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Thread: Mash Conversion trouble when using Rice Flakes

  1. #1
    Join Date
    Jun 2010
    Location
    Cedar Rapids, IA
    Posts
    18

    Mash Conversion trouble when using Rice Flakes

    I brew a Light American Lager to serve in my brewpub. I consistently have trouble reaching full conversion in the mash... at least so far as my iodine starch tests show. The first 4 batches the grain bill has simply been 50% Pilsner Malt, 17% 6-Row, 33% OIO Toasted Rice Flakes. I use a 50/50 split of RO water and our regular filtered water, then bump up the calcium with some CaCl. I keep my WTG right around 3, so not too thick and not too thin. The mash always takes over 2 hours to reach full conversion. I brewed my 5th batch today with a few tweaks that I had hoped to improve the situation. I cut the 6-row and replaced that with more Pils malt (that tweak was just for taste), and I cut half of the rice flakes to be replaced with rice syrup solids in the boil. I even added a lower conversion temperature rest with an addition of Amylo 300 amyloglucosidase. However, 2 hours in, with half the amount of rice in the mash and a healthy addition of Amylo 300, my iodine starch tests is showing up incomplete. Wha?

    I have not been doing a cereal mash or a gelatinization step, as I understand the flaked rice to be pre-gelatinized. Is this incorrect information?

    Is anybody aware of any peculiarities to OIO Toasted Flaked Rice, or rice flakes in general, that might result in false negatives on iodine starch tests? Or can you think of any other issues that I might be overlooking? I don't have conversion issues with any other beer that I brew. This one just has me scratching my head. The only other thing that I can think of is that there's some problem with my RO filter, the piping for it, or the RO reserve tank, as this is the only beer in which I have been using RO water. I tasted the water prior to the brew though, and nothing tasted off.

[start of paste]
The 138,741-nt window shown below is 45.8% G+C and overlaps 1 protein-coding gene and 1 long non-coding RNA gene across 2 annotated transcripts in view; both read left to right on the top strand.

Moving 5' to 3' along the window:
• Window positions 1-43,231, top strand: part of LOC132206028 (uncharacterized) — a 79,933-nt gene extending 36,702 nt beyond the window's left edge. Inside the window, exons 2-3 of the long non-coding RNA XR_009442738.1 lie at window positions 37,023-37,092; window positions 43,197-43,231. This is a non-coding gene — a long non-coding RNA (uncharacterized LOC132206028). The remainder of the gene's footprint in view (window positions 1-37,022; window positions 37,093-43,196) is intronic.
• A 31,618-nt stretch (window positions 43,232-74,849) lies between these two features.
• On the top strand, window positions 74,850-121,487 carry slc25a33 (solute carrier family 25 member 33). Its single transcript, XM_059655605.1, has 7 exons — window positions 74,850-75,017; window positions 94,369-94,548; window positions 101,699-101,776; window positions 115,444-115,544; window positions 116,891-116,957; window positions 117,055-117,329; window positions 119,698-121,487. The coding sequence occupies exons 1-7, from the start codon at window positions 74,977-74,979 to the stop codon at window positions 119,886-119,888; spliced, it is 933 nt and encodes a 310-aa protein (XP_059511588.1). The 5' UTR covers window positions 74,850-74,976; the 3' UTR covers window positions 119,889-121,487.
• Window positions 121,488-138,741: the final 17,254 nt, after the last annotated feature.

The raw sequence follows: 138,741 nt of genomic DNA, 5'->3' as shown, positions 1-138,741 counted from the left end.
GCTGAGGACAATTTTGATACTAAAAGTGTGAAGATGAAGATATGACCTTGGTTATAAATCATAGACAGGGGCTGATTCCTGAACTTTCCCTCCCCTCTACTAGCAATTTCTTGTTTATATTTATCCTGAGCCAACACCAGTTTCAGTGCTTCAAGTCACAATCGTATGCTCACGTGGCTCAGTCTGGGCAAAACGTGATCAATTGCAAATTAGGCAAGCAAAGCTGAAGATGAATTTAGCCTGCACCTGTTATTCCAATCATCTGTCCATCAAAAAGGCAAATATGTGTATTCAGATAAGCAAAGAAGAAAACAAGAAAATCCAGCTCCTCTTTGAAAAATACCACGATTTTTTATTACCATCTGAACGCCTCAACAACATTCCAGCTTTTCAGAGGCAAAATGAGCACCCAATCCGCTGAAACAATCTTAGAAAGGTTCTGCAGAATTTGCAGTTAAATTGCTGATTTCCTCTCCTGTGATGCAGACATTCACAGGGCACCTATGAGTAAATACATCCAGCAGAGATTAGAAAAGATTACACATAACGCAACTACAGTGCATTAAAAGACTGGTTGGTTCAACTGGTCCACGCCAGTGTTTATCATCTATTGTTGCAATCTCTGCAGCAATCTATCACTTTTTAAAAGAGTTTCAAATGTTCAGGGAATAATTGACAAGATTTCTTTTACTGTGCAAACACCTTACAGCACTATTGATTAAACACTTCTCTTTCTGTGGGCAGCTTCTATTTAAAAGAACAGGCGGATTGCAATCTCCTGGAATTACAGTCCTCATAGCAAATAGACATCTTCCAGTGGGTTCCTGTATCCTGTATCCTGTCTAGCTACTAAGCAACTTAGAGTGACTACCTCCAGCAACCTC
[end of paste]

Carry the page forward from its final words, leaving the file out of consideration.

2. #2
    Join Date
    Nov 2002
    Location
    Mobile, Alabama, USA
    Posts
    215
    Quote Originally Posted by ChrisEllis View Post
    I brew a Light American Lager to serve in my brewpub. I consistently have trouble reaching full conversion in the mash... at least so far as my iodine starch tests show. The first 4 batches the grain bill has simply been 50% Pilsner Malt, 17% 6-Row, 33% OIO Toasted Rice Flakes. I use a 50/50 split of RO water and our regular filtered water, then bump up the calcium with some CaCl. I keep my WTG right around 3, so not too thick and not too thin. The mash always takes over 2 hours to reach full conversion. I brewed my 5th batch today with a few tweaks that I had hoped to improve the situation. I cut the 6-row and replaced that with more Pils malt (that tweak was just for taste), and I cut half of the rice flakes to be replaced with rice syrup solids in the boil. I even added a lower conversion temperature rest with an addition of Amylo 300 amyloglucosidase. However, 2 hours in, with half the amount of rice in the mash and a healthy addition of Amylo 300, my iodine starch tests is showing up incomplete. Wha?